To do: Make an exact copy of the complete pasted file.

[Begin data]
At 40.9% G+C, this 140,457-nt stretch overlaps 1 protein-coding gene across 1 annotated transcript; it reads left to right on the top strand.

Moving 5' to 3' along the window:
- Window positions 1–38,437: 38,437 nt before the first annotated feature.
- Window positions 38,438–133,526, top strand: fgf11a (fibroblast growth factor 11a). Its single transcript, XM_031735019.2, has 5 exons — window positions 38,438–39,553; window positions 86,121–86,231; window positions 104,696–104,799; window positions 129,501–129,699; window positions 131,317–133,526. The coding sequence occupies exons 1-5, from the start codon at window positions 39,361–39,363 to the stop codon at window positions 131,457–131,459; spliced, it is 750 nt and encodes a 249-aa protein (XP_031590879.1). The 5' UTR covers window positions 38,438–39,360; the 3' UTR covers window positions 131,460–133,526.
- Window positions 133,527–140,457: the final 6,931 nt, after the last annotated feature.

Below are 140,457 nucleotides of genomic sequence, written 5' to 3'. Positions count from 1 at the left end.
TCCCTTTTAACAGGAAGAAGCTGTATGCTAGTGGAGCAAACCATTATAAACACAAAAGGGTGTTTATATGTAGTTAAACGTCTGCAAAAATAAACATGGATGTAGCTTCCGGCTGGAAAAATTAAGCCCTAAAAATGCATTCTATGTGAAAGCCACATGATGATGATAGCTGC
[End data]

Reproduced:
At 40.9% G+C, this 140,457-nt stretch overlaps 1 protein-coding gene across 1 annotated transcript; it reads left to right on the top strand.

Moving 5' to 3' along the window:
- Window positions 1–38,437: 38,437 nt before the first annotated feature.
- Window positions 38,438–133,526, top strand: fgf11a (fibroblast growth factor 11a). Its single transcript, XM_031735019.2, has 5 exons — window positions 38,438–39,553; window positions 86,121–86,231; window positions 104,696–104,799; window positions 129,501–129,699; window positions 131,317–133,526. The coding sequence occupies exons 1-5, from the start codon at window positions 39,361–39,363 to the stop codon at window positions 131,457–131,459; spliced, it is 750 nt and encodes a 249-aa protein (XP_031590879.1). The 5' UTR covers window positions 38,438–39,360; the 3' UTR covers window positions 131,460–133,526.
- Window positions 133,527–140,457: the final 6,931 nt, after the last annotated feature.

Below are 140,457 nucleotides of genomic sequence, written 5' to 3'. Positions count from 1 at the left end.
TCCCTTTTAACAGGAAGAAGCTGTATGCTAGTGGAGCAAACCATTATAAACACAAAAGGGTGTTTATATGTAGTTAAACGTCTGCAAAAATAAACATGGATGTAGCTTCCGGCTGGAAAAATTAAGCCCTAAAAATGCATTCTATGTGAAAGCCACATGATGATGATAGCTGC